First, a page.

Asian soybean rust has been found on soybeans in the western-most U.S. location yet -- Weslaco, Texas, in Hidalgo County, just a few miles north of the Mexican border. The field was harvested Feb. 14, so it won't serve as a source of inoculum, officials said.



In today's Texas state commentary, Texas A&M Extension plant pathologist Tom Isakeit reported the rust was found on soybeans growing in a one-acre field at the Texas A&M Experiment Station in Weslaco. He had surveyed the field in December 2005, but did not see any symptoms of rust then.



On Feb. 14, the find was reported by plant pathologist Marvin Miller after he examined a sample brought in by his technician Robert Saldana. On Feb. 16, the finding was confirmed with an ELISA test by Larry Barnes of the Texas Plant Disease Diagnostic Clinic. Official USDA confirmation came today, after testing at the USDA-APHIS laboratories of this first find in Texas on soybeans. John McKemy ran the morphology and Laurene Levy confirmed the presence of Asian soybean rust using PCR (polymerase chain reaction) techniques.



The same day the sample was pulled, the field was being harvested, Isakeit said, noting that it therefore "will not serve as a source of inoculum, as it has been harvested."



"Dr. Miller reported that rust was quite prevalent on plants that were at the ends of the rows," he said. "These plants were a little less mature than the rest of the crop."



Isakeit also said the field was planted much later than usual. "Normally, soybeans in this part of the state would have been harvested by mid-December."



There are no other soybeans around, he said, and the soybean sentinel plot in Weslaco was planted just last week. There is no kudzu in that area of the state, he said.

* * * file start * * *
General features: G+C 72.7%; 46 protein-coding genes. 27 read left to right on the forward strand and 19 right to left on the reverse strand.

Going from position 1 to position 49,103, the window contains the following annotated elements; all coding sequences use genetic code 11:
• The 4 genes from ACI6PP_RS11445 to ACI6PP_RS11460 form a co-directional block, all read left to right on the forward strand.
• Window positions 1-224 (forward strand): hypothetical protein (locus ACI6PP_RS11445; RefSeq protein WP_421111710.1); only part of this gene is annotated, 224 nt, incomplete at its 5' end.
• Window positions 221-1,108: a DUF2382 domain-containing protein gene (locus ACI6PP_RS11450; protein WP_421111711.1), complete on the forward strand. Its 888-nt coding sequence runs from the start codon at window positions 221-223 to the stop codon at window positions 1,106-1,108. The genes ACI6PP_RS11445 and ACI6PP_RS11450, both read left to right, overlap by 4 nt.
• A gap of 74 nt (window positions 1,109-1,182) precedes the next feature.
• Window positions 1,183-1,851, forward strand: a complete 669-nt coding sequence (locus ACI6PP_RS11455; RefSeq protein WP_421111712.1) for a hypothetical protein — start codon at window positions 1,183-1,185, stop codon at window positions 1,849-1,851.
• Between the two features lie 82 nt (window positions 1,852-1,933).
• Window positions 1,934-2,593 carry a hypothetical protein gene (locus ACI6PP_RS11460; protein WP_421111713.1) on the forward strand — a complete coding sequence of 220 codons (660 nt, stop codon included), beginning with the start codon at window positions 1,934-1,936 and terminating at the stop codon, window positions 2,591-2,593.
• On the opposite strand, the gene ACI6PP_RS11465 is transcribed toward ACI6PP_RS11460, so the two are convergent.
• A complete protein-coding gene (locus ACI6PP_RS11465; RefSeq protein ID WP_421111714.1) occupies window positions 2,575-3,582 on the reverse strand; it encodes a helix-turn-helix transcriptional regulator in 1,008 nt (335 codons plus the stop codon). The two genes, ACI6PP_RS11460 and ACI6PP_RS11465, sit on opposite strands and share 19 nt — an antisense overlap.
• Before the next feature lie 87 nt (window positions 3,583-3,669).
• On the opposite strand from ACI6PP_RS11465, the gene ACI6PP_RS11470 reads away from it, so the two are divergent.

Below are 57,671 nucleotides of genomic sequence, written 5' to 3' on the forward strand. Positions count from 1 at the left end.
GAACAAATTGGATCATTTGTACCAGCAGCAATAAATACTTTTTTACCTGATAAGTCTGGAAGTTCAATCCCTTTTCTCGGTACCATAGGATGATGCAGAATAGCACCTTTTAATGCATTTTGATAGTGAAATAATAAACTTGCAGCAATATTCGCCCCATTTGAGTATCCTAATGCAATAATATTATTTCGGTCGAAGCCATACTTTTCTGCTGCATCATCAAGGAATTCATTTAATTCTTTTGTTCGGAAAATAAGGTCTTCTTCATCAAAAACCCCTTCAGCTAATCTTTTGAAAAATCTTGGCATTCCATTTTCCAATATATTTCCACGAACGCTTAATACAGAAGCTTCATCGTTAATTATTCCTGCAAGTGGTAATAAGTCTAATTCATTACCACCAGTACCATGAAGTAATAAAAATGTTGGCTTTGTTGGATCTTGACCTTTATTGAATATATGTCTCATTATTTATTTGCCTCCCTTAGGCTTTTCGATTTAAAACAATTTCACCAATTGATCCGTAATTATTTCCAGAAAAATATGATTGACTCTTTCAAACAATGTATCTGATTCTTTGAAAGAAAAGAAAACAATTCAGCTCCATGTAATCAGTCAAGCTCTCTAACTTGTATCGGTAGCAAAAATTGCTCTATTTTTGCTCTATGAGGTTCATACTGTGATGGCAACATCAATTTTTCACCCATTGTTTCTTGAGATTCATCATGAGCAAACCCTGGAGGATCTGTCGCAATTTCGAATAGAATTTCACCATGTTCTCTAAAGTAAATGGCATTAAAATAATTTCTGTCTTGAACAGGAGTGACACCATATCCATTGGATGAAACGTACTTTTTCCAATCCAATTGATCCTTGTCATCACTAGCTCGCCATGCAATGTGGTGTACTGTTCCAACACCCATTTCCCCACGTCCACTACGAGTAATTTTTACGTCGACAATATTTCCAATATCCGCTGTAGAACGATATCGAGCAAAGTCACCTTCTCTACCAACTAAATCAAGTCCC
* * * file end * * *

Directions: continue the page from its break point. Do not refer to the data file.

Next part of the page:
Isakeit told fellow soybean rust specialists that the prognosis "depends upon the weather in the spring. This is a situation where the sentinel plots in south Texas will really prove their worth."



As to the origin of the Hidalgo County rust, Isakeit told StopSoybeanRust.com that it is possible that it came up the so-called "rust alley" from Mexico, either off of soybeans down there or perhaps other legume hosts. There also could have been a direct introduction from South America, he suggested.



Last week, Mexico reported that soybean rust was found in October 2005 in the state adjacent to Hidalgo County -- Tamaulipas. The Mexican city near which the rust was found -- Altamira -- is approximately 260 miles south of Weslaco, where the Texas rust was just reported.



There are now 17 U.S. counties where soybean rust has been confirmed in 2006. Hidalgo County is the first in Texas this year. Last year, the only confirmed soybean rust in Texas 330 miles to the northeast -- on kudzu in the southeast Texas county of Liberty, north of Galveston.



SOURCE: www.StopSoybeanRust.com